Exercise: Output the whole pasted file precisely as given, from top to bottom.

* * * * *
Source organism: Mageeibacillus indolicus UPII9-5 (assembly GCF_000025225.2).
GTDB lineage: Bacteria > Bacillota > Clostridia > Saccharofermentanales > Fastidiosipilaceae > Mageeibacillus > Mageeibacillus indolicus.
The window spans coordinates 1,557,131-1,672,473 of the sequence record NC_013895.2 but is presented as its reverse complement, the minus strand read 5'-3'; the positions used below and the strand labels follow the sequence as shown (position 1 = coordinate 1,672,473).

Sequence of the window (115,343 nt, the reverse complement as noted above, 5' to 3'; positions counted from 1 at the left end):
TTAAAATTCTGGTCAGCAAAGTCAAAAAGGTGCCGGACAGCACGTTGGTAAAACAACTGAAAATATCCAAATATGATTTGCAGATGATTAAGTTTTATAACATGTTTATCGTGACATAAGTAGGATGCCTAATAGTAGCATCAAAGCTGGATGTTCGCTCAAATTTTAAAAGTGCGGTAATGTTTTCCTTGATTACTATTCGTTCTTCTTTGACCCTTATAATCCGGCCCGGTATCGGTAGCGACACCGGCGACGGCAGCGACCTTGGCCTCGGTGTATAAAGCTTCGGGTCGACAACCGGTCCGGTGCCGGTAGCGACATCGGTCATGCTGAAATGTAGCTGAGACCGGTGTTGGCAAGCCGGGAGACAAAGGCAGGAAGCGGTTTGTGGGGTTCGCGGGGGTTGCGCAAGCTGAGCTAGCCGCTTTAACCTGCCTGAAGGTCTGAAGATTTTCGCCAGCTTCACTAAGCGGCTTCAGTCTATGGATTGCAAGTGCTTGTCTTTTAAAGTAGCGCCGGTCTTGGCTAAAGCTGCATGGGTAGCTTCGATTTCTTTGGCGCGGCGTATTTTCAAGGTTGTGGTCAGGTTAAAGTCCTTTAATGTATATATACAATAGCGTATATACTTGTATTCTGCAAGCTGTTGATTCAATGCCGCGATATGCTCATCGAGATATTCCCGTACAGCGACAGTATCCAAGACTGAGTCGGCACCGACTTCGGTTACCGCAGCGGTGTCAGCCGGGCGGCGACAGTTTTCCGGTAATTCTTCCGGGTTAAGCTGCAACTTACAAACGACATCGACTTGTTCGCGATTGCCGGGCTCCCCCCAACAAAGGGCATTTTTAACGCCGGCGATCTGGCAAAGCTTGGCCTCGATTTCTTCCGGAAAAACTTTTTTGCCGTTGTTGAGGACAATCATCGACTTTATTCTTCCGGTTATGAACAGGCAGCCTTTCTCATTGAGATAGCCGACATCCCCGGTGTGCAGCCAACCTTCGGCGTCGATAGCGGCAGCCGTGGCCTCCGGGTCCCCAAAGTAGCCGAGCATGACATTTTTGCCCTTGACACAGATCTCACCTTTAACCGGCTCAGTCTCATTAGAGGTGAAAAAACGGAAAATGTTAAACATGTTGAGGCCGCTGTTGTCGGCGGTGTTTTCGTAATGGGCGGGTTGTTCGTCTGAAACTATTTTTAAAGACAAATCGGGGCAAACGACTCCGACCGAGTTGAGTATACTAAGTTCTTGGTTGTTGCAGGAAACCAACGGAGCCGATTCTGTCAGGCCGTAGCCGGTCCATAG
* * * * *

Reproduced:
Source organism: Mageeibacillus indolicus UPII9-5 (assembly GCF_000025225.2).
GTDB lineage: Bacteria > Bacillota > Clostridia > Saccharofermentanales > Fastidiosipilaceae > Mageeibacillus > Mageeibacillus indolicus.
The window spans coordinates 1,557,131-1,672,473 of the sequence record NC_013895.2 but is presented as its reverse complement, the minus strand read 5'-3'; the positions used below and the strand labels follow the sequence as shown (position 1 = coordinate 1,672,473).

Sequence of the window (115,343 nt, the reverse complement as noted above, 5' to 3'; positions counted from 1 at the left end):
TTAAAATTCTGGTCAGCAAAGTCAAAAAGGTGCCGGACAGCACGTTGGTAAAACAACTGAAAATATCCAAATATGATTTGCAGATGATTAAGTTTTATAACATGTTTATCGTGACATAAGTAGGATGCCTAATAGTAGCATCAAAGCTGGATGTTCGCTCAAATTTTAAAAGTGCGGTAATGTTTTCCTTGATTACTATTCGTTCTTCTTTGACCCTTATAATCCGGCCCGGTATCGGTAGCGACACCGGCGACGGCAGCGACCTTGGCCTCGGTGTATAAAGCTTCGGGTCGACAACCGGTCCGGTGCCGGTAGCGACATCGGTCATGCTGAAATGTAGCTGAGACCGGTGTTGGCAAGCCGGGAGACAAAGGCAGGAAGCGGTTTGTGGGGTTCGCGGGGGTTGCGCAAGCTGAGCTAGCCGCTTTAACCTGCCTGAAGGTCTGAAGATTTTCGCCAGCTTCACTAAGCGGCTTCAGTCTATGGATTGCAAGTGCTTGTCTTTTAAAGTAGCGCCGGTCTTGGCTAAAGCTGCATGGGTAGCTTCGATTTCTTTGGCGCGGCGTATTTTCAAGGTTGTGGTCAGGTTAAAGTCCTTTAATGTATATATACAATAGCGTATATACTTGTATTCTGCAAGCTGTTGATTCAATGCCGCGATATGCTCATCGAGATATTCCCGTACAGCGACAGTATCCAAGACTGAGTCGGCACCGACTTCGGTTACCGCAGCGGTGTCAGCCGGGCGGCGACAGTTTTCCGGTAATTCTTCCGGGTTAAGCTGCAACTTACAAACGACATCGACTTGTTCGCGATTGCCGGGCTCCCCCCAACAAAGGGCATTTTTAACGCCGGCGATCTGGCAAAGCTTGGCCTCGATTTCTTCCGGAAAAACTTTTTTGCCGTTGTTGAGGACAATCATCGACTTTATTCTTCCGGTTATGAACAGGCAGCCTTTCTCATTGAGATAGCCGACATCCCCGGTGTGCAGCCAACCTTCGGCGTCGATAGCGGCAGCCGTGGCCTCCGGGTCCCCAAAGTAGCCGAGCATGACATTTTTGCCCTTGACACAGATCTCACCTTTAACCGGCTCAGTCTCATTAGAGGTGAAAAAACGGAAAATGTTAAACATGTTGAGGCCGCTGTTGTCGGCGGTGTTTTCGTAATGGGCGGGTTGTTCGTCTGAAACTATTTTTAAAGACAAATCGGGGCAAACGACTCCGACCGAGTTGAGTATACTAAGTTCTTGGTTGTTGCAGGAAACCAACGGAGCCGATTCTGTCAGGCCGTAGCCGGTCCATAG